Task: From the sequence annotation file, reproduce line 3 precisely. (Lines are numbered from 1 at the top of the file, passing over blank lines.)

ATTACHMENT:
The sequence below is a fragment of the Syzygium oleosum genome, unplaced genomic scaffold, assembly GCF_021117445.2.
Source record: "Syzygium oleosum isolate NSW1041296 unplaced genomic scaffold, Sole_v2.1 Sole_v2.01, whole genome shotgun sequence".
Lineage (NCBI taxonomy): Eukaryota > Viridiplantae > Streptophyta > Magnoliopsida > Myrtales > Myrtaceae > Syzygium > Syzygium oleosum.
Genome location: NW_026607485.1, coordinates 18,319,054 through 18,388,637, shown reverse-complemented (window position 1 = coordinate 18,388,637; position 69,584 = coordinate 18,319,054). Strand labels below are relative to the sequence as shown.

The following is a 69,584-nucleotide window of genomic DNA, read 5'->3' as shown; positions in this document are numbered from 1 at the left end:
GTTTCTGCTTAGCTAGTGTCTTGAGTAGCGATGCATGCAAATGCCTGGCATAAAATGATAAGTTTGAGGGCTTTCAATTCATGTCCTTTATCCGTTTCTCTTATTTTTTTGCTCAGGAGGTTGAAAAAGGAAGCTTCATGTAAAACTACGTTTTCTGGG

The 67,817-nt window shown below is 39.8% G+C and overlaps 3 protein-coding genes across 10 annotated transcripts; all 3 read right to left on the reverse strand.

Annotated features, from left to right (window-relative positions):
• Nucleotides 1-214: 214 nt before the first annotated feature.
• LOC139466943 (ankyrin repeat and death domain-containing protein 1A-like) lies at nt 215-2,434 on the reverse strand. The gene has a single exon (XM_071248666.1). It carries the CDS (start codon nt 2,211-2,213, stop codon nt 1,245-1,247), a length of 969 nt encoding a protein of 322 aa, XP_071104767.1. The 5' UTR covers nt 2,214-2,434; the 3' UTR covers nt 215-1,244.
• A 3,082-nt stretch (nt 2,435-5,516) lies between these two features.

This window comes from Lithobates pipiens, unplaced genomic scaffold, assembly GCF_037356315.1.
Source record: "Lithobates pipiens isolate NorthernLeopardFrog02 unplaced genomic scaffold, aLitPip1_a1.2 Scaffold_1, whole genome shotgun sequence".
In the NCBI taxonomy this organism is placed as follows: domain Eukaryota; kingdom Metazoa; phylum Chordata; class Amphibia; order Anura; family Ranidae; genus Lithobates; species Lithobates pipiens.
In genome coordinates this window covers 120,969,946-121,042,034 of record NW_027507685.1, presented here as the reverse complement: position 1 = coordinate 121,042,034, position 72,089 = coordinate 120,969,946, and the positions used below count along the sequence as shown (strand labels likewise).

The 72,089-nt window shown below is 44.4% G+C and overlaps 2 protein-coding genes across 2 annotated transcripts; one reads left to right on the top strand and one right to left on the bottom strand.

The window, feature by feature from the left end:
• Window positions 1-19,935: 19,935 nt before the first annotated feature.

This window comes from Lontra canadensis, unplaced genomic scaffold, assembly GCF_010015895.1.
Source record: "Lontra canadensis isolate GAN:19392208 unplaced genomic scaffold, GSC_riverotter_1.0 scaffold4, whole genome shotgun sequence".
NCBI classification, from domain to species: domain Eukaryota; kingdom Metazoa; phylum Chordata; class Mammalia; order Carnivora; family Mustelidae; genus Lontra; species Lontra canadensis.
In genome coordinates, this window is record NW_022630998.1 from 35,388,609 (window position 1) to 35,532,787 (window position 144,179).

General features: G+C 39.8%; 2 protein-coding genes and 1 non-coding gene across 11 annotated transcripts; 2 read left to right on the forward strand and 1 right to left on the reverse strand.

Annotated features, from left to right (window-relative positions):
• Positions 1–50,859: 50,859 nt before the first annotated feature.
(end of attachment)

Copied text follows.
Lineage (NCBI taxonomy): Eukaryota > Viridiplantae > Streptophyta > Magnoliopsida > Myrtales > Myrtaceae > Syzygium > Syzygium oleosum.